Resistance of the Heart by Nathan Stoltzfus
Intermarriage and the Rosenstrasse Protest in Nazi Germany

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This story of resistance to the Nazis took place in Berlin in 1943. In February some 10,000 Jews were rounded up by the Gestapo, and most were transported to Auschwitz. Nearly 2000, however, who were married to Aryan Germans, were imprisoned in a detention centre on the Rosenstrasse. They were saved by a protest vigil by their spouses, who, in spite of threats by the police and the Gestapo, maintained their vigil until the authorities relented and released their Jewish captives. This book is an examination of the reasons why this volte-face took place, providing insights into Nazi policy. Focusing on this heroic incident, Stoltzfus also tells the story of other Aryans who faced hostility, persecution or worse because they had married Jews. Jewish-German intermarriage was against Nazism's basic race creed, and was particularly problematic to the regime as it strove to maintain the secrecy around the Final Solution. Working from hitherto unseen records and interviews with some of the survivors, this book reveals the true extent of this little-known stand against tyranny in the heart of the Nazi capital.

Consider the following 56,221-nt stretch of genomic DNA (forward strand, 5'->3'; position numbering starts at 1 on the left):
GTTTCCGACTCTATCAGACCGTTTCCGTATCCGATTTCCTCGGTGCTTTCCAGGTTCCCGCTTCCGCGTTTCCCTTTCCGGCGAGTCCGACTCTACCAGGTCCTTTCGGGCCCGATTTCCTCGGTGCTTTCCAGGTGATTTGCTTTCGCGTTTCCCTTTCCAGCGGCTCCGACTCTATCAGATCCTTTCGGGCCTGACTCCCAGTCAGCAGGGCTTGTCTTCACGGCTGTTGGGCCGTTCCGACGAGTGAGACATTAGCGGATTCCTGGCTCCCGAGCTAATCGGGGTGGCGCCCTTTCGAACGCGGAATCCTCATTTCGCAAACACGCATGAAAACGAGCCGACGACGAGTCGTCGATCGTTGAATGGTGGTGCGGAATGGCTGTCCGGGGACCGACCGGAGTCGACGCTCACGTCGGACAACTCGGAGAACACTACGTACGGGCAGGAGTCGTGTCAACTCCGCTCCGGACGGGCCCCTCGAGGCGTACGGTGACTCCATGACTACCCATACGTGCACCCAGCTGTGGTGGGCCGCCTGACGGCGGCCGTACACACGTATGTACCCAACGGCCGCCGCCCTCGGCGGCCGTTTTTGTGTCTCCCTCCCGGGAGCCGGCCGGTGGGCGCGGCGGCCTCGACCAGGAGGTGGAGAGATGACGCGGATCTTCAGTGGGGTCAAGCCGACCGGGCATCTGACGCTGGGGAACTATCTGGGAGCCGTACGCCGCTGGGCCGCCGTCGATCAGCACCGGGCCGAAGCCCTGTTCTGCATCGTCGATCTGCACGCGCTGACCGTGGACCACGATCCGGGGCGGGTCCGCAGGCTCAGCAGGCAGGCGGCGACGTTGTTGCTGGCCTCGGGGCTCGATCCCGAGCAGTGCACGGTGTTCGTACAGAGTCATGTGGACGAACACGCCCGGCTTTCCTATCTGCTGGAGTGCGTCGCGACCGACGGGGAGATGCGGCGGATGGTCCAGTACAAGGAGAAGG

About Nathan Stoltzfus

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Stoltzfus is Associate Professor in the Department of History at Florida State University.
Published October 1, 1996 by W W Norton & Co Inc. 386 pages
Genres: History, Political & Social Sciences, Literature & Fiction, Travel, War. Non-fiction

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An event buried in the past is resurrected here to shed light on the nature and character of the Nazi regime, the Holocaust, and the German people themselves.

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